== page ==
The Edexcel BTEC Higher Nationals in General Engineering have been developed with career progression and recognition by professional bodies in mind.

It is essential that learners gain the maximum benefit from their programme of study. The development of this qualification has been informed by discussions/relevant publications from the Engineering Council UK (EC (UK)) and the Science, Engineering and Manufacturing Technologies Alliance (SEMTA).

Upon successful completion, learners may be eligible to apply for Year 2 entry on the funded Degree Apprenticeship programme or continue their studies towards a level 5 Higher National Diploma at a partner campus (Rhos).

Campus Information Dolgellau

The HNC General Engineering provides a specialist work-related programme of study that covers the key knowledge, understanding and practical skills required in the engineering sector and also offers particular specialist emphasis through the choice of specialist units. The qualifications are mode free but they are primarily undertaken by part-time learners studying over two years. In some sectors, there are opportunities for those wishing to complete an intensive programme of study in a shorter period of time. There are additional funding opportunities available for this course, if you are employed for more than 16 hours per week in an appropriate vocational setting.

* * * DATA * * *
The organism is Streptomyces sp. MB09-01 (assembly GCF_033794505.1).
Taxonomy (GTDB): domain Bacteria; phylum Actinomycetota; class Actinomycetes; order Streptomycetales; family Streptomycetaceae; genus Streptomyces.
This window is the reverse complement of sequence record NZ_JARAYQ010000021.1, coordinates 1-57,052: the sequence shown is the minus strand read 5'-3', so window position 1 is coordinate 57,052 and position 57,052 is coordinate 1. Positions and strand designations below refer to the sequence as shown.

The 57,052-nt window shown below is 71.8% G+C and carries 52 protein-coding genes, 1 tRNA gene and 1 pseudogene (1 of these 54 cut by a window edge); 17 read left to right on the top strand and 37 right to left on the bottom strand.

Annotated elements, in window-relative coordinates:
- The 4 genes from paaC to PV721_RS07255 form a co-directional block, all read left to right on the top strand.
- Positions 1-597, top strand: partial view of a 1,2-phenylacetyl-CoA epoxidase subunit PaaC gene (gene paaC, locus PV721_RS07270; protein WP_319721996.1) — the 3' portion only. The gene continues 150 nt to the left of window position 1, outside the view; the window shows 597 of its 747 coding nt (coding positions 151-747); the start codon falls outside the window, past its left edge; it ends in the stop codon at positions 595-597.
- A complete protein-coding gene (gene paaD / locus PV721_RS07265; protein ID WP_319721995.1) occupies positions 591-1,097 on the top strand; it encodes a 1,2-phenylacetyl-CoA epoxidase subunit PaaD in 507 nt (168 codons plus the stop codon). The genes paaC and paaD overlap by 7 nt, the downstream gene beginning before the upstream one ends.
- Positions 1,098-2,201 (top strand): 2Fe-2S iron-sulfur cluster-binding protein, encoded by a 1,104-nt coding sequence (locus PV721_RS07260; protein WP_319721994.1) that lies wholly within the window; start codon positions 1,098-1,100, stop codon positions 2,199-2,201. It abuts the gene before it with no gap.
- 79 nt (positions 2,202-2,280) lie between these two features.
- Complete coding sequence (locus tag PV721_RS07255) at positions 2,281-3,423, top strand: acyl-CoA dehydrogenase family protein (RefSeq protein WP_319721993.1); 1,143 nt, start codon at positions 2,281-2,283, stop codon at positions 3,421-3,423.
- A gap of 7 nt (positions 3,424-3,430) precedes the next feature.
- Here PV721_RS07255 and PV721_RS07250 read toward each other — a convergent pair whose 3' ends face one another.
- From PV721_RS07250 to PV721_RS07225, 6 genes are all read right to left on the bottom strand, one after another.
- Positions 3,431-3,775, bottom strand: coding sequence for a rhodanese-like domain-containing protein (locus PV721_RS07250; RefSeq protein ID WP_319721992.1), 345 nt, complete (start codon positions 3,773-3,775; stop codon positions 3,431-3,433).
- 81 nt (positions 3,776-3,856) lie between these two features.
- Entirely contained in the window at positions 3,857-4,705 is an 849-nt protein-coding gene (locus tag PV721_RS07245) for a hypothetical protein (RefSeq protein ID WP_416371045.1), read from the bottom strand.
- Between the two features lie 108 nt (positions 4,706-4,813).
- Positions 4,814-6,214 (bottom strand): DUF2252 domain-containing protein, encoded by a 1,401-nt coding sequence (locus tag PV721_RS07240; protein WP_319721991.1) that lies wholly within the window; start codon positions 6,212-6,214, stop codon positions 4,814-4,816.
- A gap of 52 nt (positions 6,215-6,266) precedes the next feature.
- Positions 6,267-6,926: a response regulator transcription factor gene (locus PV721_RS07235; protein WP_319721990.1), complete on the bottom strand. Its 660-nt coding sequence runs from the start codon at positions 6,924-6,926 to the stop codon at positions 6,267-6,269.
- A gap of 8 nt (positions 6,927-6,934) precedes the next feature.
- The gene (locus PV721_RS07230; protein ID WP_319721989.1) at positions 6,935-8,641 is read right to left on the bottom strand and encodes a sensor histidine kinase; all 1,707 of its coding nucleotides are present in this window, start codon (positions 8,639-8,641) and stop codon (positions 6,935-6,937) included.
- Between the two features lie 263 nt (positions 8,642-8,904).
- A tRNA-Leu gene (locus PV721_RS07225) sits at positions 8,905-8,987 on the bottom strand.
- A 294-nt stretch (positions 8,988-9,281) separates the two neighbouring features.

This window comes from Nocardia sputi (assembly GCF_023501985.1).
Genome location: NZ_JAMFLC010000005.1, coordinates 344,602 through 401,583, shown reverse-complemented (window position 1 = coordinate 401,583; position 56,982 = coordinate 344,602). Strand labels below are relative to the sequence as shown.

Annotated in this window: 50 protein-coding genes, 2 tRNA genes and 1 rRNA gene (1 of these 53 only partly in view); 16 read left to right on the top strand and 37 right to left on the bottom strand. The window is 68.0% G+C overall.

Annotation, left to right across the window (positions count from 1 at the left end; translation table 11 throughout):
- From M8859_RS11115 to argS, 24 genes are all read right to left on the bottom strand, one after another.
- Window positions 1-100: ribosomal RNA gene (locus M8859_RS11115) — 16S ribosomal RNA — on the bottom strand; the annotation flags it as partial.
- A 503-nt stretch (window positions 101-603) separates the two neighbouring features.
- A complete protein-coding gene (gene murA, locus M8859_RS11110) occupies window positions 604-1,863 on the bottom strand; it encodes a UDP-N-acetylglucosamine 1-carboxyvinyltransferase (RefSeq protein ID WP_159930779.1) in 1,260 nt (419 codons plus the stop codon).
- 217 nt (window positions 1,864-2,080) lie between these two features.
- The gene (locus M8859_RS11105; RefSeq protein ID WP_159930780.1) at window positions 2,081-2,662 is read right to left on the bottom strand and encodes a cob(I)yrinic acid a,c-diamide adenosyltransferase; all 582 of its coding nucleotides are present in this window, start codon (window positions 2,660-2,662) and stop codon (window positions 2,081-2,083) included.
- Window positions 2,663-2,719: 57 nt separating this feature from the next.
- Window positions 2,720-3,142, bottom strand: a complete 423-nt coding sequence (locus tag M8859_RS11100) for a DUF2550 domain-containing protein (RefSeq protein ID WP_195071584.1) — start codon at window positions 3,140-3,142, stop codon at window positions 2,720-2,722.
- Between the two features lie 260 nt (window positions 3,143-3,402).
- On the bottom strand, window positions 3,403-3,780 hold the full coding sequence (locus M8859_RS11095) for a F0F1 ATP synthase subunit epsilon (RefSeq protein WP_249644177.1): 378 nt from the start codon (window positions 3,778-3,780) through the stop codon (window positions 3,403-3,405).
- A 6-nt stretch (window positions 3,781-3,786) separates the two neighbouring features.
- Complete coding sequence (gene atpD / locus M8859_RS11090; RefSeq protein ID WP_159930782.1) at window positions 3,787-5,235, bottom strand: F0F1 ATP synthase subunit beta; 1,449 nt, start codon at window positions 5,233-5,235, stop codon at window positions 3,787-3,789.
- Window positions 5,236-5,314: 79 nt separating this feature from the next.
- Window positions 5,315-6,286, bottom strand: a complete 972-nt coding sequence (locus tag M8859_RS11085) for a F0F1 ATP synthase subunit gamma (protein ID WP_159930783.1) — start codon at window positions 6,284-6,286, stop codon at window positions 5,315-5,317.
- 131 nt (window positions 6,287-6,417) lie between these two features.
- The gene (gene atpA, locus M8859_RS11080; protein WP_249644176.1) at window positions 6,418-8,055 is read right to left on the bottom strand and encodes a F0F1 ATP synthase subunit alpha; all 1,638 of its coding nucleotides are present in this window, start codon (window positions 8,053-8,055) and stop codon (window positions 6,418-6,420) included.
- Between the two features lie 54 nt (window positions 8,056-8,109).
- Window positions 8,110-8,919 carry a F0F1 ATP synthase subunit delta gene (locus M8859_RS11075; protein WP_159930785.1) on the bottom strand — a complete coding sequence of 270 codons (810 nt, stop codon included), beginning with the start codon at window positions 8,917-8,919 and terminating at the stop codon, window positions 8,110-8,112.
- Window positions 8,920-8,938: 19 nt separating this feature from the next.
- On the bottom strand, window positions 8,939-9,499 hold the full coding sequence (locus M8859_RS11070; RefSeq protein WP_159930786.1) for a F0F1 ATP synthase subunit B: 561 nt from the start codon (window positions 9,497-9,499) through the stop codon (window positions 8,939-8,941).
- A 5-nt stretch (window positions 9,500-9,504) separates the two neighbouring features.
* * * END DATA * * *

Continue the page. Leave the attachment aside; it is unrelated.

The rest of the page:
Level 4 modules

Engineering Design (15 credits, core) (all sites)

The aim of this unit is to introduce students to the methodical steps that engineers use in creating functional products and processes; from a design brief to the work, and the stages involved in identifying and justifying a solution to a given engineering need. (Assignments in the form of Engineering reports; Presentations; Practical assignments; Portfolio)

Engineering Maths (15 credits, core) (all sites)

The aim of this unit is to develop students’ skills in the mathematical principles and theories that underpin the engineering curriculum. Students will be introduced to mathematical methods and statistical techniques in order to analyse and solve problems within an engineering context. (Assignments in the form of Engineering reports)

Engineering Science (15 credits, core) (all sites)